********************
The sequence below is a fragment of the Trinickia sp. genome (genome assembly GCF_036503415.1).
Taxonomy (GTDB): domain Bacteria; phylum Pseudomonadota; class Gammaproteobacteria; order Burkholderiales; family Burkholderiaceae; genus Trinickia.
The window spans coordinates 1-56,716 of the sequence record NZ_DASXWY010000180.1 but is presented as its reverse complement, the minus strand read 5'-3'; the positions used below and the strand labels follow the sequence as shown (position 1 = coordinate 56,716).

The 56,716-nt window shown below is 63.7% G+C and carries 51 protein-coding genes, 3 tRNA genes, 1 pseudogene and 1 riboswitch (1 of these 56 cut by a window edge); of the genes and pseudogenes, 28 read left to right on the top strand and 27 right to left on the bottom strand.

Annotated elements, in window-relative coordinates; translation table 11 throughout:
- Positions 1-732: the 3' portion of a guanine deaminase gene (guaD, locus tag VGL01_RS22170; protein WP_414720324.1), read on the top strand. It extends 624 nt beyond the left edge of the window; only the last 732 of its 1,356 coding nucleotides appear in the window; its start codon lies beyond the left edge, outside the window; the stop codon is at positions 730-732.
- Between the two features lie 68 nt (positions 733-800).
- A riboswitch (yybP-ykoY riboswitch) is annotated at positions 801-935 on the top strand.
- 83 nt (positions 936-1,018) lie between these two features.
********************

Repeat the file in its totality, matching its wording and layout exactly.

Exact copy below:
The sequence below is a fragment of the Trinickia sp. genome (genome assembly GCF_036503415.1).
Taxonomy (GTDB): domain Bacteria; phylum Pseudomonadota; class Gammaproteobacteria; order Burkholderiales; family Burkholderiaceae; genus Trinickia.
The window spans coordinates 1-56,716 of the sequence record NZ_DASXWY010000180.1 but is presented as its reverse complement, the minus strand read 5'-3'; the positions used below and the strand labels follow the sequence as shown (position 1 = coordinate 56,716).

The 56,716-nt window shown below is 63.7% G+C and carries 51 protein-coding genes, 3 tRNA genes, 1 pseudogene and 1 riboswitch (1 of these 56 cut by a window edge); of the genes and pseudogenes, 28 read left to right on the top strand and 27 right to left on the bottom strand.

Annotated elements, in window-relative coordinates; translation table 11 throughout:
- Positions 1-732: the 3' portion of a guanine deaminase gene (guaD, locus tag VGL01_RS22170; protein WP_414720324.1), read on the top strand. It extends 624 nt beyond the left edge of the window; only the last 732 of its 1,356 coding nucleotides appear in the window; its start codon lies beyond the left edge, outside the window; the stop codon is at positions 730-732.
- Between the two features lie 68 nt (positions 733-800).
- A riboswitch (yybP-ykoY riboswitch) is annotated at positions 801-935 on the top strand.
- 83 nt (positions 936-1,018) lie between these two features.